Last Friday I asked y’all: What would you say is the most important single word in a positioning statement?I got some great responses. Thank you to those who responded!Most of you were 100% right. The most important single word in a positioning statement is “for”.Let’s dive into this a bit…While this won’t work for every single positioning statement, there is a sort of bulletproof formula I like to use:[Thing you do] for [who you do it for]So that translates into positioning statements like “Accurate revenue attribution for online retailers” or “Custom software development for higher education” or “Lower churn and CaC for bootstrapped SaaS companies”.All value is contextual.I would pay $100/mo for accurate revenue attribution. Adobe or Microsoft or American Apparel might pay closer to $100,000/mo or even $1,000,000/mo for the same result.That’s why I say the word “for” is the most important single word in a positioning statement. It creates the context for the value of what you provide. It sets the stage to explain who your services are meant to create value for.Caveats:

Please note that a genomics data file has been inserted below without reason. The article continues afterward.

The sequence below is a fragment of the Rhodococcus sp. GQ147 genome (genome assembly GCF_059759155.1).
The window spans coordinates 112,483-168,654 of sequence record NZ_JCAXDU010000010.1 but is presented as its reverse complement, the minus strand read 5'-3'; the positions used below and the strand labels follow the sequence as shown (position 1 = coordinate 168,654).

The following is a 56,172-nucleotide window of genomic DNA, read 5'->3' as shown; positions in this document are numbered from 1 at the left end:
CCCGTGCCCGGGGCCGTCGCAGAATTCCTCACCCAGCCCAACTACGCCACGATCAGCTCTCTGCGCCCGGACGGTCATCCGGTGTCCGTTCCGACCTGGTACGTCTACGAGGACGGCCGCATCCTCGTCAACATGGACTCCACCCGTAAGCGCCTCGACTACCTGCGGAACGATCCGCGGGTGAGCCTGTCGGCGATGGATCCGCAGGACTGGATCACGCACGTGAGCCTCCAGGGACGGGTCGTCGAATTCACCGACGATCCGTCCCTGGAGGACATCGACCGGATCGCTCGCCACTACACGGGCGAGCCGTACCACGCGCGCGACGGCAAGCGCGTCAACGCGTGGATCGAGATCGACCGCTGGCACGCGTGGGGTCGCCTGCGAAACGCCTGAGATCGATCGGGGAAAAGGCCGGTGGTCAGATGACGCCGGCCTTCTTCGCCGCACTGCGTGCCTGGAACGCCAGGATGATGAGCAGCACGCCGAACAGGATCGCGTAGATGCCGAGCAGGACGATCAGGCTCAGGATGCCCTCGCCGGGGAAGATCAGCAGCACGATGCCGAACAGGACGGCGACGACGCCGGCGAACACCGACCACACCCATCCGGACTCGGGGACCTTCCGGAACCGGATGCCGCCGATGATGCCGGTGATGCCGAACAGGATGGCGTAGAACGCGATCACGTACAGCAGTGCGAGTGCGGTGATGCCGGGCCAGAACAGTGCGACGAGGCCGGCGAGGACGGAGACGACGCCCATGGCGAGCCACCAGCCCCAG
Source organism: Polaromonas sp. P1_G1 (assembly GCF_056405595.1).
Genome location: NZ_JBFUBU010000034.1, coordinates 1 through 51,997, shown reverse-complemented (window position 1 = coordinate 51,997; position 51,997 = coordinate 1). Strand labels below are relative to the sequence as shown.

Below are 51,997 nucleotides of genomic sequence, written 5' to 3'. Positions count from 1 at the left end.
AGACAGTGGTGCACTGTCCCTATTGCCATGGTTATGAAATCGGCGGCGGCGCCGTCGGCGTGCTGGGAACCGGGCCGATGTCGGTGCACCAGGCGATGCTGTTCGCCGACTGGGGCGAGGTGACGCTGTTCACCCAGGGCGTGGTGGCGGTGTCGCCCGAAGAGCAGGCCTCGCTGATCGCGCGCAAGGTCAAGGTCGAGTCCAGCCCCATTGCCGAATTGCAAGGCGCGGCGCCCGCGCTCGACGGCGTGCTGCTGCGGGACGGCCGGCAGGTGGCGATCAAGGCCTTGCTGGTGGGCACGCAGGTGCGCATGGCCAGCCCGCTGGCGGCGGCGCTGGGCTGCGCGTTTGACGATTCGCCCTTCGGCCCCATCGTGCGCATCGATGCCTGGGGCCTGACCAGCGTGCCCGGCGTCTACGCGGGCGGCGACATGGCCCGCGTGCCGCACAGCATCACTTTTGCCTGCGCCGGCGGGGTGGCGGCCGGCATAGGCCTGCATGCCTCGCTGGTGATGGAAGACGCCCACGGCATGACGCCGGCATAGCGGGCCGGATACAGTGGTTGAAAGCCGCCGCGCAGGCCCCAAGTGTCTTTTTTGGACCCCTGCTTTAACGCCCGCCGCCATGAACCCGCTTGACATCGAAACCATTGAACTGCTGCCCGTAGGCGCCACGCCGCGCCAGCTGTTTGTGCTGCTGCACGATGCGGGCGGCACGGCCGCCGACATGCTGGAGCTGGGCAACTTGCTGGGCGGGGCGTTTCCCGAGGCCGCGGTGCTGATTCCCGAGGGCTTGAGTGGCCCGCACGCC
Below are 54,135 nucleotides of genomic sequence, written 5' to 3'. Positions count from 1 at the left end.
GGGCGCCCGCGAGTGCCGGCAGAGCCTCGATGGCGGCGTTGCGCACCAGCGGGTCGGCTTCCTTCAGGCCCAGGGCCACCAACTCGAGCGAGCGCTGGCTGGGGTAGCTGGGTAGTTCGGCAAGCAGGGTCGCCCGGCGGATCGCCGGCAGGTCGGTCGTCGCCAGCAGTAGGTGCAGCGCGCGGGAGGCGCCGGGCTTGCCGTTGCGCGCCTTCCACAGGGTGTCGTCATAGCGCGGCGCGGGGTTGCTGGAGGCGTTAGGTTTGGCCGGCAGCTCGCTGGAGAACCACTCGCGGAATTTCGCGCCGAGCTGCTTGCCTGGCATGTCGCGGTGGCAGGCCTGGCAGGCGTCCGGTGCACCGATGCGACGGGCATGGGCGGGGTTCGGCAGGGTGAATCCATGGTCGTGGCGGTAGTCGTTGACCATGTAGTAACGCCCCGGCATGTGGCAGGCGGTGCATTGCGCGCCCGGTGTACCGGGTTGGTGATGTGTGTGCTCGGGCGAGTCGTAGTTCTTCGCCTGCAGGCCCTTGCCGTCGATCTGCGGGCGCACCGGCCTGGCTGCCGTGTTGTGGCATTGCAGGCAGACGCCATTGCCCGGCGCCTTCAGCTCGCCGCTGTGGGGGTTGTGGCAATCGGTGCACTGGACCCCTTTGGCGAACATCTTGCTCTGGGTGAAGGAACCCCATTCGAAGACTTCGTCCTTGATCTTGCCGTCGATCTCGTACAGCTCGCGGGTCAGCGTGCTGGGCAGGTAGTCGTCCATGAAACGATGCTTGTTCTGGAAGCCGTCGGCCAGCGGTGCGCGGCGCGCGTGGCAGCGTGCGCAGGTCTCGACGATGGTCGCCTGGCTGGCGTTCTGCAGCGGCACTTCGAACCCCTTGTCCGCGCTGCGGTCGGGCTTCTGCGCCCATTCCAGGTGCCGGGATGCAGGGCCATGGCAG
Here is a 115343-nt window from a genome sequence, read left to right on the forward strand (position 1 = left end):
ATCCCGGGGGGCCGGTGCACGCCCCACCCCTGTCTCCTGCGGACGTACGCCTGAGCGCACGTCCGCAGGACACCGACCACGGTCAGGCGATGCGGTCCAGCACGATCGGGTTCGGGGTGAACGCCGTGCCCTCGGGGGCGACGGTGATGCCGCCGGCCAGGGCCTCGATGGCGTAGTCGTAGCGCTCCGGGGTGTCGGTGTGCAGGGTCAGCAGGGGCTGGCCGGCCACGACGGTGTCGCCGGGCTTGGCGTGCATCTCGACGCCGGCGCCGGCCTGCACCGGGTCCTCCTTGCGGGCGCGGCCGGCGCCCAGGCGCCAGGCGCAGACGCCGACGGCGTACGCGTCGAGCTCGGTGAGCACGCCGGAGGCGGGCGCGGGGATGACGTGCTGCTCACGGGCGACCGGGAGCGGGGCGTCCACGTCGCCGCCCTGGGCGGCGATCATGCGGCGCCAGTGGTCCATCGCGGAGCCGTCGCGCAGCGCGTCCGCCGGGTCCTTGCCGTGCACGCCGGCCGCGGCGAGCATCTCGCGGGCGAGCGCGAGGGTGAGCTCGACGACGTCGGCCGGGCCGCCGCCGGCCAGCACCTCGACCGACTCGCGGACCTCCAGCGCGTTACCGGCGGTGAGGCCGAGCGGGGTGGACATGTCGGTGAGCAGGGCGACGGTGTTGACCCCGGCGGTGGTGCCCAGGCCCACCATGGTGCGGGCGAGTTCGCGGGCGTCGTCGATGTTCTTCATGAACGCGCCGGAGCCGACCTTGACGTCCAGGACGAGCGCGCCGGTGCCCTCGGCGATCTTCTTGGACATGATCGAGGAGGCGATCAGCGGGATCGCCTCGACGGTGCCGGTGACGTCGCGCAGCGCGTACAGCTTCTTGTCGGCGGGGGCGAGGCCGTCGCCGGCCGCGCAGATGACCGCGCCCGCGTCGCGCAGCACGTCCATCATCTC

- There are very valid ways of phrasing a positioning statement that won’t use the word “for”.
- There are valid market positions where the for/who part is implied. The implication is: “my services are for any business that suffers this problem or needs this result”. This is typical of horizontal market positions.
List member Tsavo brought up a really interesting point in his reply.He basically said: “the word and is the most important word because its presence indicates a lack of focus.”In general, he’s 100% right, though there are times when two verticals, or two problems, or two outcomes pair really naturally together. For example, I see some organizations focus on both medicine and life science, for example, and that pairing makes a lot of sense. But in general, the word “and” in a positioning statement indicates lack of courage or clarity. Lack of courage to go for the singular focus where your expertise creates the most value, or lack of clarity about where that focus might be.The first workshop in Specialization School is designed to help you deal with those two problems.The second is designed to help you gain the insight you might need into a market in order to more effectively connect and build trust with them.And the third is designed to help you learn basic outbound lead generation so you have a lever you can pull to generate business in your specialized area of focus. After 3 to 5 years you won’t need this lever, but at first it’s an incredibly valuable bootstrapping tool for a new specialist.The description and schedule of workshops is always available at http://specializationschool.com#schedule-P